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Farmers hear about consumer, climate issues

Published Apr. 19, 2010 | Discuss this article on Facebook
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Paul Morrison of Darke County shares his thoughts with fellow farmers during a Farm Bureau Advisory Team meeting.

Buckeye Farm News

Winning consumer trust is ultimately more important than defeating the Humane Society of the United States (HSUS), according to a food industry expert who recently spoke at OFBF’s Trends and Issues Conference.’

“I know that we love to hate HSUS, but at the end of the day, don’t forget the main thing,” said Terry Fleck of the Center for Food Integrity, a national food system organization based in Kansas City.

According to Fleck, most consumers trust farmers but many don’t believe contemporary agriculture is farming.

“We don’t produce food the way we used to produce food,” he acknowledged. But Fleck also noted that just a few generations ago the nation was spending 40 percent of its income on food and four out of 10 people were involved with food production.

As HSUS works to drive a wedge between farmers and the “reasonable majority” of consumers, Fleck encouraged farmers to first talk about their ethics and values rather than their skill and competence.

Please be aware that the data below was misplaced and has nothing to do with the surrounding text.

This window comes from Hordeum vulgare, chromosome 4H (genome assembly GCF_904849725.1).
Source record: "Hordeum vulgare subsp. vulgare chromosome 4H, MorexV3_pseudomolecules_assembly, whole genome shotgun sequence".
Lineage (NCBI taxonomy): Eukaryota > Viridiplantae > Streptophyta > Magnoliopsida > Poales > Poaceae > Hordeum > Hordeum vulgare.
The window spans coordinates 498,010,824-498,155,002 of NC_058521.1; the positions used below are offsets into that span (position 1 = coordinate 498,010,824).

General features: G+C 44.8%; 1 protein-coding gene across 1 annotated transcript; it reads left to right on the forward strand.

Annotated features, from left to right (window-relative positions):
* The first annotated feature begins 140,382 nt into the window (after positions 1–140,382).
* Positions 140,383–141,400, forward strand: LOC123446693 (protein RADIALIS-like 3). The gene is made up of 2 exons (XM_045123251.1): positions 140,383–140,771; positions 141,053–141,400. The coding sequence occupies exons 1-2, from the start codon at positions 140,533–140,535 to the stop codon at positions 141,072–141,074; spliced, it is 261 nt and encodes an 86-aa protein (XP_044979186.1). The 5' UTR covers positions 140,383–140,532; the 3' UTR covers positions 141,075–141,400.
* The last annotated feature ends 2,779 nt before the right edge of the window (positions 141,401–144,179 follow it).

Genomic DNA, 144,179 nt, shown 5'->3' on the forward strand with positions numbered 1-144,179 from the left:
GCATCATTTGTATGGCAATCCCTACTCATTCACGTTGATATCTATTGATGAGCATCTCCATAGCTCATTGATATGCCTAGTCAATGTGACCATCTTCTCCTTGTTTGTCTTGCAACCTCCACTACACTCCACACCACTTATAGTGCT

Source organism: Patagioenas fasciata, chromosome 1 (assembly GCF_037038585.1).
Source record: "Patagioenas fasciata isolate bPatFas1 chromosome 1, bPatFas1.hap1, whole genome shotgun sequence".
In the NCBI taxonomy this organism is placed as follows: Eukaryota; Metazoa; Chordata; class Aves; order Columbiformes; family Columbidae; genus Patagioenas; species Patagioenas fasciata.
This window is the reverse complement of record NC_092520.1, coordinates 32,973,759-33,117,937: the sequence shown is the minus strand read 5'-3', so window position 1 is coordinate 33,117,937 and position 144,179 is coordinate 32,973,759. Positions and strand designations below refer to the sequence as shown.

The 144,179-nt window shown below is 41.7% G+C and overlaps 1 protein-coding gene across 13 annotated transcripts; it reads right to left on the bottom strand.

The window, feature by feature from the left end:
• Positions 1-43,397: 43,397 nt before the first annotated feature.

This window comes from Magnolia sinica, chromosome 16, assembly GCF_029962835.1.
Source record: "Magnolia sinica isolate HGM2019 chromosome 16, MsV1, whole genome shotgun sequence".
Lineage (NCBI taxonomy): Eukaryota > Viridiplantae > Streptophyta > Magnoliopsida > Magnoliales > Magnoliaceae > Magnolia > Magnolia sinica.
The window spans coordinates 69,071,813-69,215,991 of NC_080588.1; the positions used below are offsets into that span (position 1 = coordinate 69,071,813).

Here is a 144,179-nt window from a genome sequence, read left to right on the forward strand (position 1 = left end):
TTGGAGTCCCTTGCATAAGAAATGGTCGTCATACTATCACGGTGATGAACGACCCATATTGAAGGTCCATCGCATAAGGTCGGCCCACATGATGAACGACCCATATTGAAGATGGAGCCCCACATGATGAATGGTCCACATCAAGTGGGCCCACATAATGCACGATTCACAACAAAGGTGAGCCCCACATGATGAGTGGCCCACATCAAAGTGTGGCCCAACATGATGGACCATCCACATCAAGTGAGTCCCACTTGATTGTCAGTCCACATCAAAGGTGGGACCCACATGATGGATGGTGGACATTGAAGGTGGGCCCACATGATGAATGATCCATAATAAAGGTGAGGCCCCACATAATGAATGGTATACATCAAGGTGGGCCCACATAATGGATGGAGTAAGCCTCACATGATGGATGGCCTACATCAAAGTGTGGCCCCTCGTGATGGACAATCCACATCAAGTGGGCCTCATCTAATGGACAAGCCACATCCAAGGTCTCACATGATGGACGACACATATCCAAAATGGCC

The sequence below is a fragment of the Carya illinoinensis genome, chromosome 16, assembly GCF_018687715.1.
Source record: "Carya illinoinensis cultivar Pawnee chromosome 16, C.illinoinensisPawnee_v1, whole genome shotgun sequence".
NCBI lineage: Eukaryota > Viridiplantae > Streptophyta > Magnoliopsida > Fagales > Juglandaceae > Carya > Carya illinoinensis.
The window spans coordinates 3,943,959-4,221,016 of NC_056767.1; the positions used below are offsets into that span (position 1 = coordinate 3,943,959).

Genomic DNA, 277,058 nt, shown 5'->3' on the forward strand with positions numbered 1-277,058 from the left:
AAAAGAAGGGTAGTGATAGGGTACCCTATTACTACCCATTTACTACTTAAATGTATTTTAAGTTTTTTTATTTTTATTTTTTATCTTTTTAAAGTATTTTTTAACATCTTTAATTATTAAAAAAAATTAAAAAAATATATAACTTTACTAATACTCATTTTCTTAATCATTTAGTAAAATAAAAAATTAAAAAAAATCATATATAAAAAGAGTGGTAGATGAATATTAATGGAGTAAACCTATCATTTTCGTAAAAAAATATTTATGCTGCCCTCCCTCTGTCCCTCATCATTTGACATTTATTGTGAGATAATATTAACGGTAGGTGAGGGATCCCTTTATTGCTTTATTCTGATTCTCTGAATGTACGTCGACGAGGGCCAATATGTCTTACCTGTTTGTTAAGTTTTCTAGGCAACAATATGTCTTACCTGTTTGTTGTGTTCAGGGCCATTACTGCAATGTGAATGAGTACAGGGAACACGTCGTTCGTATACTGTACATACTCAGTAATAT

“Most people are just simply looking for permission to believe that what you’re doing is right,” he said.

Fleck’s advice: “Stop playing not to lose. Stop defending a status quo. Start engaging with the consumer.”

Also speaking at the conference was Lonnie Thompson, a leading Ohio State University paleoclimatologist. Thompson has spent his career researching glaciers and their annual ice layers that have preserved thousands of years of climate information.

“The earth is warming, we have many different ways to record that,” Thompson said.

Thompson acknowledged there are many variables that can affect climate change, but he presented evidence in support of the idea that humans play a factor in the rate at which the earth is warming. His concern is that the melting of the world’s ice will change the geography of the planet through rising sea levels.

“If we didn’t have all the people and all the infrastructure at sea level, this would not be an issue,” he said.

While global warming could benefit cool-climate countries such as Canada and Russia, Thompson said warmer and many poorer areas would be hurt. He questioned what would happen if rising sea levels forced people to migrate from Bangladesh.

“Where are they going to go, India?” he asked.

The annual Trends and Issues Conference provides Farm Bureau members with an opportunity to hear from a variety of speakers on current topics. It is held in conjunction with OFBF’s Advisory Team meetings. Advisory teams are groups of Farm Bureau members who discuss current issues within their area of agriculture and make recommendations on policies and programs. For more information, visit the Advisory Teams page on OFBF.org.



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